Established in 2008, ASER Centre is Pratham’s autonomous research and assessment unit. ASER Centre promotes a culture of evidence-based decision making and seeks to develop and use simple yet rigorous methods to generate evidence on scale on the outcomes of social sector programs, especially education. It also aims to strengthen the link between evidence and action by building the capacity of individuals and institutions to design, conduct, understand and communicate the results of assessments that focus on key outcome indicators.

ASER 2018 Behind the scenes

Context

The word “aser” (pronounced uh-sir) means “impact” in Hindi and in many Indian languages. If development programs are to lead to desired outcomes, their impact on the ground should be regularly assessed. Large sums of public money are channelled into social sector programs. Lack of information on how these investments translate into outcomes on the ground is a major barrier to evaluating their effectiveness and determining whether taxpayers’ money is being well spent. Currently, independent, timely data on outcomes are not available, especially at the district level. In addition, outside of urban India there is an enormous shortage of people able to design, implement, and understand the nuts and bolts of assessment. ASER Centre was established to fill these critical gaps.

Approach

ASER Centre’s flagship activity is the Annual Status of Education Report (commonly known as the ASER report), a household-based survey that collects information on children’s schooling status and basic learning outcomes in almost every rural district in the country. The ASER survey is an enormous participatory exercise that has involved about 500 organizations and upwards of 25,000 volunteers every year since 2005. Estimates of children’s schooling and learning status are generated at district, state and national levels.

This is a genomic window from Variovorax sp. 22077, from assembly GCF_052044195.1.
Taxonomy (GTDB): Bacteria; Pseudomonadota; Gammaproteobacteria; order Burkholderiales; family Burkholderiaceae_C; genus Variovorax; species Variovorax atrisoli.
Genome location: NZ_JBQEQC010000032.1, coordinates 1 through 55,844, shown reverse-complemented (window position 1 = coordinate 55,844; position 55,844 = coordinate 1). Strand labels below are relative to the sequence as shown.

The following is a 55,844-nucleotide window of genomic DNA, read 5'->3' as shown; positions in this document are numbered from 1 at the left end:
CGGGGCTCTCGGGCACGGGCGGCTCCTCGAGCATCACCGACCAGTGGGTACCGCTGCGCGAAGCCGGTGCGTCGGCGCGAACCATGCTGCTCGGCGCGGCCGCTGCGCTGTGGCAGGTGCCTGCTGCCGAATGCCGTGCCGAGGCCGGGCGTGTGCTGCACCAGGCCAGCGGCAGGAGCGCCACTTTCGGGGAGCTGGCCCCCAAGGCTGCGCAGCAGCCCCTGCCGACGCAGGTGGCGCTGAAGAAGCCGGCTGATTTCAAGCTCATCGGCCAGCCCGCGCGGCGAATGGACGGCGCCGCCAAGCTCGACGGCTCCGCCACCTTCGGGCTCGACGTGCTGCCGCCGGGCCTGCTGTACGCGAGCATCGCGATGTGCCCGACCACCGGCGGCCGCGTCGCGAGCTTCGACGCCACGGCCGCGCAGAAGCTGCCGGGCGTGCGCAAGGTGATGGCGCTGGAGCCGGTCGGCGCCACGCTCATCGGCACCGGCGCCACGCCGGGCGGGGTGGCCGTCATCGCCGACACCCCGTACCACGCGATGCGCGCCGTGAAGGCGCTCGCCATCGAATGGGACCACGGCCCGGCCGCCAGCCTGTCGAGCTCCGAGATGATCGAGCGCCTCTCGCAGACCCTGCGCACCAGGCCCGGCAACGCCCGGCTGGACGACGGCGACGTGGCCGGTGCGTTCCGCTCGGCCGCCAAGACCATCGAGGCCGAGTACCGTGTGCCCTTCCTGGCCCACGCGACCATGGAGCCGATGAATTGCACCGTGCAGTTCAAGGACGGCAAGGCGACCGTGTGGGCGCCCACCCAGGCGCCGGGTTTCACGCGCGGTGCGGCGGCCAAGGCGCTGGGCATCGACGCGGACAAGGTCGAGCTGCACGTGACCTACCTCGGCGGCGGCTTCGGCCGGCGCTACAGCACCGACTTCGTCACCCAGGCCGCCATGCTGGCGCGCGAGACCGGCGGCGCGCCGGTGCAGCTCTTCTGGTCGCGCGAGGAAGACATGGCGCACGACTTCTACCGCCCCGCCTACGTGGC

ASER is the only annual source of data on children’s learning outcomes available in India today, and is often credited with changing the focus of discussions on education in India from inputs to outcomes. The ASER model has been adapted for use by thirteen other countries across three continents. These countries came together organically to form the People’s Action for Learning (PAL) Network, with a secretariat housed in Nairobi.

In addition, ASER Centre implements large- and small-scale research studies addressing a variety of domains both in education and in other social sectors such as health, nutrition, water and sanitation. Conducted with support from institutions such as UNICEF, the World Bank, the MacArthur Foundation and others, these studies seek to generate evidence that is actionable by both policy makers and practitioners.

ASER Centre also conducts a range of capacity building workshops on topics related to collecting and using evidence for action, both within the Pratham network as well as for partner organizations. Key features of all capacity building modules include the integration of classroom and field activities; the constant movement between theory (or policy) and practice (or ground reality); and the use of a variety of classroom techniques (individual, small group and large group activities).

Reach and Scale

The ASER survey reaches almost every rural district in the country and covers more than 15,000 households and 650,000 children each year (the sample size is more than twice that of the survey rounds conducted by the government’s National Sample Survey Organization or NSSO). Otherresearch, assessment and capacity building projects vary in reach and scale.

Contact

Websites

DOCUMENTS

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